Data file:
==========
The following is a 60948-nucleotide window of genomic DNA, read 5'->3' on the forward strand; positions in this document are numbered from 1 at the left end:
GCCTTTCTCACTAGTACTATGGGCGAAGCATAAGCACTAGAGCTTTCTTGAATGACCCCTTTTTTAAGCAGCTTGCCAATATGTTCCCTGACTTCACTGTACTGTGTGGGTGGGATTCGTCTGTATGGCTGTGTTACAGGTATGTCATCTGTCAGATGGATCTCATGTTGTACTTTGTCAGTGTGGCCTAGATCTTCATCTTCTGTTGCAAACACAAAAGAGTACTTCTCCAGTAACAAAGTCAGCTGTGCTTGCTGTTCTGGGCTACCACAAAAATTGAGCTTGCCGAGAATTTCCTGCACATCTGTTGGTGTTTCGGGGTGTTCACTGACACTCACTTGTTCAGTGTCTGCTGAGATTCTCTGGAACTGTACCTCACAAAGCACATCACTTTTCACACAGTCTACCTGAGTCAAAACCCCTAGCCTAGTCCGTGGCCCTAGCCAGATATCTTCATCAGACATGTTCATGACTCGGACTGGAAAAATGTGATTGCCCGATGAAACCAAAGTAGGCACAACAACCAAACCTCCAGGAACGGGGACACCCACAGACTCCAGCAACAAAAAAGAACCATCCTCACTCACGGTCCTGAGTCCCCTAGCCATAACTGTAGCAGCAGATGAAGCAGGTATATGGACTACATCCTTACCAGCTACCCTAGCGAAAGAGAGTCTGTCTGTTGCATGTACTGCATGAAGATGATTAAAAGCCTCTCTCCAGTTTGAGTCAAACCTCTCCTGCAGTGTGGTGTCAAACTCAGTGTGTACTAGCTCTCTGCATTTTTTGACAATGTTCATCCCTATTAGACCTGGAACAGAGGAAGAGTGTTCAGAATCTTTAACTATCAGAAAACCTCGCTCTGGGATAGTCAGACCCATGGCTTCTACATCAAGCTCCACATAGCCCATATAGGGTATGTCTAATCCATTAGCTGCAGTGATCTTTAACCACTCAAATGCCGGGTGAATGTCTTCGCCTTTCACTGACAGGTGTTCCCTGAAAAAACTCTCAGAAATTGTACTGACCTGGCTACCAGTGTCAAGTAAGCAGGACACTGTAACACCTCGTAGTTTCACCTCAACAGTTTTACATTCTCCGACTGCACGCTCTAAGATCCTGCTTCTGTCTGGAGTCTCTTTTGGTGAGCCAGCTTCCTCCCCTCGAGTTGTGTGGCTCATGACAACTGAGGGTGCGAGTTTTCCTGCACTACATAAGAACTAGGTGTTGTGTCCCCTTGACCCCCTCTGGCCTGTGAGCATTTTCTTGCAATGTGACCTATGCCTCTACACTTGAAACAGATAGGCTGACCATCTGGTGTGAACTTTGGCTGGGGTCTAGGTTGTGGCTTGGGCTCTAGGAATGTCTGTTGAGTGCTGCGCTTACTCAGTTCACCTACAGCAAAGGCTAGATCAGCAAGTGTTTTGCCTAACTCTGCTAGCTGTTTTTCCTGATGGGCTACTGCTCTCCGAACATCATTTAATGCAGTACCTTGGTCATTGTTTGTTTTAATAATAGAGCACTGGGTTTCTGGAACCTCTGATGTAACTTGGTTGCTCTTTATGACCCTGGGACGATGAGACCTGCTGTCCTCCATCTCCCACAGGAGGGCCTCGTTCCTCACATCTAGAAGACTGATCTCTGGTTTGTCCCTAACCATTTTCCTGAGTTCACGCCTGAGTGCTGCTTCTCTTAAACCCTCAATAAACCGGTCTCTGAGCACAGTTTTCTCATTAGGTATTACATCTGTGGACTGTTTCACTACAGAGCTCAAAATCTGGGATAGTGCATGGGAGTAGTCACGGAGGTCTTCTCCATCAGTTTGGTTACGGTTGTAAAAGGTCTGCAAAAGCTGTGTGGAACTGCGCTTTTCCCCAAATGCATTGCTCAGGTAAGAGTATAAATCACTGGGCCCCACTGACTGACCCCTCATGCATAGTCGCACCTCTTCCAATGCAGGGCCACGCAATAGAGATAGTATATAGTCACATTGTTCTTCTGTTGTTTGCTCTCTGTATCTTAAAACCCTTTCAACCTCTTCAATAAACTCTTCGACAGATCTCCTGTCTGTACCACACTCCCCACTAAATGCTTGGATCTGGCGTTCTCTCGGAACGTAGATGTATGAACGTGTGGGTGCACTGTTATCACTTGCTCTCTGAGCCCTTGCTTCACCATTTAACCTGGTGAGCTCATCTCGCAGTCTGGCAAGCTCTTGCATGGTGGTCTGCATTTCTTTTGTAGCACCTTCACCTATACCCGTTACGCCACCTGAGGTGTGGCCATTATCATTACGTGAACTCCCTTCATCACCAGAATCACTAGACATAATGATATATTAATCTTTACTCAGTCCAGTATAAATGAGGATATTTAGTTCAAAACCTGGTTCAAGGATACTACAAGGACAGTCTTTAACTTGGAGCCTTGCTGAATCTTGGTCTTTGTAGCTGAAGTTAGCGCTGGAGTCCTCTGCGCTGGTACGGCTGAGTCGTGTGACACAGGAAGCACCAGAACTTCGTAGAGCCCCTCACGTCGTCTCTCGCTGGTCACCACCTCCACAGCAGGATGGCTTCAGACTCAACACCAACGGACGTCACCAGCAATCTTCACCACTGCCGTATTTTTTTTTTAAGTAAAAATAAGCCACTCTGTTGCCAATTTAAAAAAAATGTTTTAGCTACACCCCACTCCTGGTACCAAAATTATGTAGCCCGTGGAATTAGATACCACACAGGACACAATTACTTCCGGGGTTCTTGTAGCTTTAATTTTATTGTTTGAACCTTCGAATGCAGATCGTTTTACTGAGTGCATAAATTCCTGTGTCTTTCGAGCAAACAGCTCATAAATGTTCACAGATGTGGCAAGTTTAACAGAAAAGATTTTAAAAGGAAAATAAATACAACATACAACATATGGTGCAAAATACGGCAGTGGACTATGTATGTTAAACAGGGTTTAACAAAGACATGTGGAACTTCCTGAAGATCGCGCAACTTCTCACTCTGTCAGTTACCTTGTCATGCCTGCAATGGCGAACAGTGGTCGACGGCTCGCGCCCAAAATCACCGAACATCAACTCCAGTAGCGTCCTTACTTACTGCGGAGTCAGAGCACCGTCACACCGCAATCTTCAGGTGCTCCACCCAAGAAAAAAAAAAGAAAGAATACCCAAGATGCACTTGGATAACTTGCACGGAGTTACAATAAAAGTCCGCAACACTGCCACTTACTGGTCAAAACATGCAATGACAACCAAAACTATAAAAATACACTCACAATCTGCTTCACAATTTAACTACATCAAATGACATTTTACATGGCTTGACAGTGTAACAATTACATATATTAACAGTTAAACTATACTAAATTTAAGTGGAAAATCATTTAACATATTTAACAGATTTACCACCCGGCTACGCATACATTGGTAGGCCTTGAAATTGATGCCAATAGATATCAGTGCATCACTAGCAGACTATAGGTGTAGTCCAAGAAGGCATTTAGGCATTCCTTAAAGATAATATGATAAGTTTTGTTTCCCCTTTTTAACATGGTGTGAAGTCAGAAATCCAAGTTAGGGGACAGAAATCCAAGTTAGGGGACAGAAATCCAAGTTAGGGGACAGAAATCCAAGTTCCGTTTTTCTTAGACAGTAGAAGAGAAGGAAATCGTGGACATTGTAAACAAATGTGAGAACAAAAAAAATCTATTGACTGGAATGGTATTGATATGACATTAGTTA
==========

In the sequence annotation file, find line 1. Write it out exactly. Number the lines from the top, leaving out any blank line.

The following is a 60948-nucleotide window of genomic DNA, read 5'->3' on the forward strand; positions in this document are numbered from 1 at the left end: